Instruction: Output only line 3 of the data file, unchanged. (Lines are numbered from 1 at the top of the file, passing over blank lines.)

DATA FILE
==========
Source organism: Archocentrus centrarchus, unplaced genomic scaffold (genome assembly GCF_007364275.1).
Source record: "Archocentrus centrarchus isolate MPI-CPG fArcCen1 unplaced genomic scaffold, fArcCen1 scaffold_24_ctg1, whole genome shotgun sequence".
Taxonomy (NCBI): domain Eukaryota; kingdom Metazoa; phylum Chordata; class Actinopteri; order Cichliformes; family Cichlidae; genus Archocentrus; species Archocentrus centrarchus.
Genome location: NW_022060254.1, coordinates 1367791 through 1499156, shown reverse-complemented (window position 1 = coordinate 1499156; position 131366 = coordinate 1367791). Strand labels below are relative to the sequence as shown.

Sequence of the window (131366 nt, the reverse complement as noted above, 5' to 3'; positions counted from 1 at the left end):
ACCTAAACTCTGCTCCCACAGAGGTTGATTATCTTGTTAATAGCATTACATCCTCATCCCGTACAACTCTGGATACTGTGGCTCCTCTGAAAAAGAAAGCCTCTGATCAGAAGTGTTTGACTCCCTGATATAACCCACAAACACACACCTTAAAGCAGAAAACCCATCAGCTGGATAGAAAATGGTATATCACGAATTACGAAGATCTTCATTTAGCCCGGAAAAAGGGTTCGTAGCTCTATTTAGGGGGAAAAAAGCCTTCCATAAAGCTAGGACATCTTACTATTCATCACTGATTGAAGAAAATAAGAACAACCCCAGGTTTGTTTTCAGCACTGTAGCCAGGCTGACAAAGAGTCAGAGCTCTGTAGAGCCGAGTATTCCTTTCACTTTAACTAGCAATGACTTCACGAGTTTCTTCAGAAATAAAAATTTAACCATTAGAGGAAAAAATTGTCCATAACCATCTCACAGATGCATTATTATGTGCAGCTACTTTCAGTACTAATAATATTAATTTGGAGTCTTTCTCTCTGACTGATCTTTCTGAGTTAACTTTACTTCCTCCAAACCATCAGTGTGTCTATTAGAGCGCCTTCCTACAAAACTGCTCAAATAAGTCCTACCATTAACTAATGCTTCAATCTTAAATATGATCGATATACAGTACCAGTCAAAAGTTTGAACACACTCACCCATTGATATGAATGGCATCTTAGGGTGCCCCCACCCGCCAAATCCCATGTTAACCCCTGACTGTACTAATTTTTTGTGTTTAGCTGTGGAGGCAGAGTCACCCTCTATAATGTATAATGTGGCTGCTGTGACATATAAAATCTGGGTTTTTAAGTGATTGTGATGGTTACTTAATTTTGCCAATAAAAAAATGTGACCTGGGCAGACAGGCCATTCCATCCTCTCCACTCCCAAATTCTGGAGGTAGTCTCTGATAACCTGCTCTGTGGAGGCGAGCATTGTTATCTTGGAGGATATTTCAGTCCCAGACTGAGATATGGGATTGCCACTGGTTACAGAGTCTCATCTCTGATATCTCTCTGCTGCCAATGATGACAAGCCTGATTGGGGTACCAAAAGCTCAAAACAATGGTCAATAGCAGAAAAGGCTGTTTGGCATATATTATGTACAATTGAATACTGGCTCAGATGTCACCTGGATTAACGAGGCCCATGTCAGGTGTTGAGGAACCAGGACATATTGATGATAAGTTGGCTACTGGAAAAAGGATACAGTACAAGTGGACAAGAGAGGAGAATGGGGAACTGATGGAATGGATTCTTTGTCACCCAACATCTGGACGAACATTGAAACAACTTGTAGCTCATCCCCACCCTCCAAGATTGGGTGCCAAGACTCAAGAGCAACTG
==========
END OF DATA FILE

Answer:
Taxonomy (NCBI): domain Eukaryota; kingdom Metazoa; phylum Chordata; class Actinopteri; order Cichliformes; family Cichlidae; genus Archocentrus; species Archocentrus centrarchus.